One of the most significant and confusing provisions of the 2017 tax legislation is the qualified business income (QBI) deduction for pass-through business entities. Pass-through businesses account for about 95% of U.S. businesses and include sole proprietorships, partnerships, LLCs and S corporations. So, the impact of the legislation is significant and likely impacts most financial advisors’ business clients as well as the financial advisor.
Under the prior tax law, the taxable income from pass-through entities was taxed at the individual taxpayer’s rate. While this is still true for taxpayer’s W-2 wages, business owners’ pass-through income may receive a deduction to help lower the rate. With the first tax season since the legislation now behind us business owners are beginning to understand the impact of the legislation.
So, now is the perfect time for financial advisors to help educate clients about how the changes impact business life insurance.
High Level Change in Pass-Through Business Taxation
At its simplest level the tax legislation provides up to a 20% deduction for qualified business income (QBI) for tax years 2018 to 2026. In general, QBI is ordinary income earned by a business within the United States, but does not include investment income such as interest, dividend, capital gains and it does not include W-2 wages earned as an employee. Implementing strategies to optimize this deduction will be a critical aspect of planning going forward.
Threshold Questions – What is the Taxpayer’s Taxable Income? Is the Taxpayer’s Business Activity Considered a Specified Service Business?
Two initial considerations for any discussion will be the income level of the taxpayer and the type of business generating the income. How much a taxpayer makes determines whether they can take a deduction. For taxpayers with taxable income below the “threshold amount” the deduction is the lesser of 20% of QBI from pass-throughs or20% of taxable income less net capital
gains. The threshold amount for tax year 2018 was $315,000 of taxable income for married joint filing and $157,500 for all other filers.
If taxable income is over the $315,000/$157,500 then it’s necessary to determine if the taxpayer’s business is a specified service business. There are 13 types of specified service businesses which generally include high income professions such as medical/health care, law, accounting, consulting, financial services, athletics, and performing arts. If the business is a specified service business the QBI deduction is eliminated for taxable income over $415,000 joint filers/$207,500 for all other taxpayers. Taxable income between $315,000/$157,500 and $415,000/$207,500 receive a proportionate deduction. In contrast, if the business is not a specified service business once it exceeds the $315,000/$157,500 threshold the business must pay wages or own property because the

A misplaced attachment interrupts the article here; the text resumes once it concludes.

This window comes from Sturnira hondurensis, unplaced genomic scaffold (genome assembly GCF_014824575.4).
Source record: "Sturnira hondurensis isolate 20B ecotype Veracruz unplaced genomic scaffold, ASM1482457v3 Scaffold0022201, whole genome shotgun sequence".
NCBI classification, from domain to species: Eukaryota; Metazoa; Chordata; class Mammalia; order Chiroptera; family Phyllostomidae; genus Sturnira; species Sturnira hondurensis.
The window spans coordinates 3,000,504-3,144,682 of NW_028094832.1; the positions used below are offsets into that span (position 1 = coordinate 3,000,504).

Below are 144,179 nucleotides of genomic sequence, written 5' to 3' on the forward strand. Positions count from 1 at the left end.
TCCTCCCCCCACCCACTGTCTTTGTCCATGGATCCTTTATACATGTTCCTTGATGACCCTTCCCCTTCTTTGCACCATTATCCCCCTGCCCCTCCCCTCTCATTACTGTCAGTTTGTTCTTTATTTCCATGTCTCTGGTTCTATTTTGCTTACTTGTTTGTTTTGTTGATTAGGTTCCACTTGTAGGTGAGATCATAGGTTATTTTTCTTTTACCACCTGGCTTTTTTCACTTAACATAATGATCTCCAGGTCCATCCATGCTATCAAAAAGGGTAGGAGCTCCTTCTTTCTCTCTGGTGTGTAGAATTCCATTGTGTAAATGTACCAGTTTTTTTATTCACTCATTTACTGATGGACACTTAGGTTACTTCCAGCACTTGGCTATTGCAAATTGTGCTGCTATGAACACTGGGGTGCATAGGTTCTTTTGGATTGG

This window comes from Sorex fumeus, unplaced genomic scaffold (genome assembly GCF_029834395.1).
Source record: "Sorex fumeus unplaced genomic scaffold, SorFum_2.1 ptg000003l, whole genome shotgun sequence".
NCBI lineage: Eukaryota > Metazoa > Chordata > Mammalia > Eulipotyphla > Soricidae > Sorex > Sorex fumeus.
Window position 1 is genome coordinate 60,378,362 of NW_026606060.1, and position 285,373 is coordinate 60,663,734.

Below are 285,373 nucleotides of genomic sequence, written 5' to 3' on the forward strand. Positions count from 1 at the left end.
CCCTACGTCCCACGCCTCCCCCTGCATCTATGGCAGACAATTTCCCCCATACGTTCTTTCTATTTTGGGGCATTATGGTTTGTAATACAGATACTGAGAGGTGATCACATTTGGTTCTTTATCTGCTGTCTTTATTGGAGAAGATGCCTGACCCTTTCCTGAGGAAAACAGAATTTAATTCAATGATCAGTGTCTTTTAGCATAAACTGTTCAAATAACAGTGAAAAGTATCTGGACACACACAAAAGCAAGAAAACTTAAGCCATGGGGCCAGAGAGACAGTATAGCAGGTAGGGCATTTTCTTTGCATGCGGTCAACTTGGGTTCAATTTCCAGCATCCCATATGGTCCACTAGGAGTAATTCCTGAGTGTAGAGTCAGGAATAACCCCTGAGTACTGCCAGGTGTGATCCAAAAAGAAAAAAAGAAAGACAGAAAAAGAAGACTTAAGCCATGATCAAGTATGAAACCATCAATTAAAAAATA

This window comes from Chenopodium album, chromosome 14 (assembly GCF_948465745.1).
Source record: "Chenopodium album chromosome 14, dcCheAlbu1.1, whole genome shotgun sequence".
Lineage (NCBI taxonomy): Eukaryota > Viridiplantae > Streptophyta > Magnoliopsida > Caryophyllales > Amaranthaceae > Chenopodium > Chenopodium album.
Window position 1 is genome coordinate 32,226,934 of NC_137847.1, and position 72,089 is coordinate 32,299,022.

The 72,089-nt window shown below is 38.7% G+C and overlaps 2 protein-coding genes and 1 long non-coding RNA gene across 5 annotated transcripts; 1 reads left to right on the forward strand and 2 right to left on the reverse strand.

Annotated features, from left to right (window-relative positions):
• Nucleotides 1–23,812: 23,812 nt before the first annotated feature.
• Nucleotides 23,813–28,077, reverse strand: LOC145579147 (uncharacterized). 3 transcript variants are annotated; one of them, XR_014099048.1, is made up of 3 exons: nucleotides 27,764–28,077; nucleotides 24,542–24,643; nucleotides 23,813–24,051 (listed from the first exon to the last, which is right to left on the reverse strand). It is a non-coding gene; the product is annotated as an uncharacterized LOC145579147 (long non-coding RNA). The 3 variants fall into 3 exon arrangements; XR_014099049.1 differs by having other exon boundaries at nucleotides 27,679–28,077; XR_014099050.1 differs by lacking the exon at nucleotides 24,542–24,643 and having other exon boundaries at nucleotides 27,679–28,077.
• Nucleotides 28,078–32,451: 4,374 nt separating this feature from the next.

amount of the deduction is based on the lesser of the following two calculations:
- 20% of QBI; or
- the greater of (1) 50% of w-2 wages or (2) 25% of w-2 wages plus 2.5% of your qualified property cost
Unlike specified service businesses, there is no income cap for non-specified service business owners.
Impact on Life Insurance Fringe Benefit Arrangements
One area where the new QBI deduction may impact life insurance planning is in the fringe benefit area. From the discussion above it’s clear that for successful pass-through businesses that are not specified service businesses, the availability of the deduction can be dependent on wages paid to employees. This might increase the opportunity for bonus and restricted bonus arrangements for your business clients seeking to establish fringe benefit arrangements that attract and retain key employees. Highly compensated owners of specified services businesses will be looking for ways to reduce their taxable income. Since bonus and restricted bonus arrangements for non-owner employees are deductible expenses, financial advisors might see more interest in these arrangements for these business owners as well.
How DBS Can help
This year, your business clients will be trying to sort out the details of the tax reform legislation and how it impacts their business. This will give you the opportunity to make them aware of how they can utilize the changes to help achieve their planning needs. Questions about the recent legislation can be directed to DBS advanced case design resource, Terri Getman, JD, CLU, ChFC, RICP, AEP (Distinguished) at extension 230.